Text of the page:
Yi indicates that with firm correctness there will be good fortune (in what is denoted by it). We must look at what we are seeking to nourish, and by the exercise of our thoughts seek for the proper aliment.彖传: 颐贞吉, 养正则吉也. 观颐, 观其所养也; 自求口实, 观其自养也. 天地养万物, 圣人养贤, 以及万民; 颐之时大矣哉! Tuàn zhuàn: Yí zhēn jí, yǎng zhèng zé jí yě. guānyí, guān qí suǒ yǎng yě; zì qiú kǒu shí, guān qí zì yǎng yě. Tiān dì yǎng wàn wù, shèng rén yǎng xián, yǐ jí wàn mín; yí zhī shí dà yǐ zāi!
‘Yi indicates that with firm correctness there will be good fortune:’ - when the nourishing is correct, there will be good fortune. ‘We must look at what we are seeking to nourish:’ - we must look at those whom we wish to nourish. ‘We must by the exercise of our thoughts seek the proper aliment:’ - we must look to our own nourishing of ourselves. Heaven and earth nourish all things. The sages nourish men of talents and virtue, by them to reach to the myriads of the people. Great is (the work intended by this) nourishing in its time!象传: 山下有雷, 颐; 君子以慎言语, 节饮食. Xiàng zhuàn: Shān xià yǒu léi, yí; jūn zǐ yǐ shèn yán yǔ, jié yǐn shí.
(The trigram representing) a mountain and under it that for thunder form Yi. The superior man, in accordance with this, (enjoins) watchfulness over our words, and the temperate regulation of our eating and drinking.
The first ‘nine’, undivided, (seems to be thus addressed), 'You leave your efficacious tortoise, and look at me till your lower jaw hangs down.' There will be evil.象传: 观我朵颐, 亦不足贵也. Xiàng zhuàn: Guān wǒ duǒ yí, yì bù zú guì yě.
'You look at me till your (lower) jaw hangs down:' - (the subject of the line) is thus shown unfit to be thought noble.
The second ‘six’, divided, shows one looking downwards for nourishment, which is contrary to what is proper; or seeking it from the height (above), advance towards which will lead to evil.象传: 六二征凶, 行失类也. Xiàng zhuàn: Liù èr zhēng xiōng, xíng shī lèi yě.
'The evil of advance by the subject of the second ‘six’, (divided),' is owing to his leaving in his movements his proper associates.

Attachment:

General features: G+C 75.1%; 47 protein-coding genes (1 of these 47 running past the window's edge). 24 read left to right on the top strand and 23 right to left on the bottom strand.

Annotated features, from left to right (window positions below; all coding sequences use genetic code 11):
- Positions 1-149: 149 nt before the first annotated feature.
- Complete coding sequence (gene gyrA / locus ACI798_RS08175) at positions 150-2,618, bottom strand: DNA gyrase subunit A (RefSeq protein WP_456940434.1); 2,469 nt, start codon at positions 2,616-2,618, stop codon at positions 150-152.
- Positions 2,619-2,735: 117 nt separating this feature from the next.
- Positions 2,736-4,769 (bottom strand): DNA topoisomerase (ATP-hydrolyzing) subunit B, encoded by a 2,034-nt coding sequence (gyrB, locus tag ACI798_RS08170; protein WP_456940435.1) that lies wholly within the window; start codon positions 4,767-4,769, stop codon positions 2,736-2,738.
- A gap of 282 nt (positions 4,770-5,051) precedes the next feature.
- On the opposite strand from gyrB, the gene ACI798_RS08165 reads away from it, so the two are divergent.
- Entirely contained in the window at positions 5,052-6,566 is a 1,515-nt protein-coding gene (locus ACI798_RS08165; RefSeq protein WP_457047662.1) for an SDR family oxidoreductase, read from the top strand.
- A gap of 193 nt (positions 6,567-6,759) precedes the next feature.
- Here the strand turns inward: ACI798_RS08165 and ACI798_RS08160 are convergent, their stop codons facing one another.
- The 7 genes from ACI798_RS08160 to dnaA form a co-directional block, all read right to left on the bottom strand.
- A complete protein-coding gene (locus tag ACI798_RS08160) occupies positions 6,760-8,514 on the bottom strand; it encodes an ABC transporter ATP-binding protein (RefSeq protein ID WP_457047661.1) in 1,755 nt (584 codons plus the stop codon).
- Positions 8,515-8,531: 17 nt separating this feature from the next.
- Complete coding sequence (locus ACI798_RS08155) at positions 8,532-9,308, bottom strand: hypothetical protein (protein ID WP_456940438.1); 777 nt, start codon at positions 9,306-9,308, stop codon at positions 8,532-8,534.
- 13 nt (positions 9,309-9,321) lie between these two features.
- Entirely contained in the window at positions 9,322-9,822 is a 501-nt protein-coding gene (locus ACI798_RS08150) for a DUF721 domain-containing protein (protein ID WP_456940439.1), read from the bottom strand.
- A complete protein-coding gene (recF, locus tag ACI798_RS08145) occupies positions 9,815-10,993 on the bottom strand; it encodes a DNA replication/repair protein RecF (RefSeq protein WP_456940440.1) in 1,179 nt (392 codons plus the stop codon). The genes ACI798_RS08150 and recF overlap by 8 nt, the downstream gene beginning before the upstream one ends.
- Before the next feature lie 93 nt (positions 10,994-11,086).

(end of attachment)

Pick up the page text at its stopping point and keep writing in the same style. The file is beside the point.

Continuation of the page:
The third ‘six’, divided, shows one acting contrary to the method of nourishing. However firm he may be, there will be evil. For ten years let him not take any action, (for) it will not be in any way advantageous.象传: 十年勿用, 道大悖也. Xiàng zhuàn: Shí nián wù yòng, dào dà bèi yě.
'For ten years let him not take any action:' - his course is greatly opposed (to what is right).
The fourth ‘six’, divided, shows one looking downwards for (the power to) nourish. There will be good fortune. Looking with a tiger's downward unwavering glare, and with his desire that impels him to spring after spring, he will fall into no error.象传: 颠颐之吉, 上施光也. Xiàng zhuàn: Diān yí zhī jí, shàng shī guāng yě.
'The good fortune attached to looking downwards for (the power to) nourish,' shows how brilliant will be the diffusion (of that power) from (the subject of the line's) superior position.
The fifth ‘six’, divided, shows one acting contrary to what is regular and proper; but if he abide in firmness, there will be good fortune. He should not, (however, try to) cross the great stream.象传: 居贞之吉, 顺以从上也. Xiàng zhuàn: Jū zhēn zhī jí, shùn yǐ cōng shàng yě.
'The good fortune from abiding in firmness' is due to the docility (of the subject of the line) in following (the subject of the line) above.
The sixth ‘nine’, undivided, shows him from whom comes the nourishing. His position is perilous, but there will be good fortune. It will be advantageous to cross the great stream.象传: 由颐厉吉, 大有庆也. Xiàng zhuàn: Yóu yí lì jí, dà yǒu qìng yě.
'The good fortune, notwithstanding the peril of his position, of him from whom comes the nourishing,' affords great cause for congratulation.
This translation of the YiJing classic text uses the original Chinese including the 象传 Xiàng zhuàn commentary converted to modern simplified characters and pinyin.
The English translation is based on William Legge (1899) ➚ which is now out of copyright. We have changed some wording and converted to American spelling.
We hope to replace this with a more modern translation.
In the first few paragraphs each gua is described. The name of the gua (hexagram) is followed by the two trigrams that make it up (lake, mountain, fire, water, earth, heaven, thunder and wind). Each gua has a controlling element (earth, fire, water, metal and wood). After this information there are three related guas. The Opposite gua is the one where all yang is changed to yin and yin to yang - it is usually opposite in meaning. The Inverse gua is the gua with the order inverted so first is last and vice versa. The mutual gua is a more complex combination and re-ordering of the internal trigrams making up the gua. Then the association of the gua to the annual cycle is shown - this is the Chinese lunar month number (not Western month). The controlling or host yao is considered the most important line in the gua and is highlighted in the hexagram.
The main description for the hexagram is then followed by a section for each of the six possible changing lines which indicate the transformation into another, related gua. The text uses ‘nine’ to refer to a yang line and ‘six’ for a yin line. The pure yin and yang hexagrams have, however, a different text structure as they are so important.
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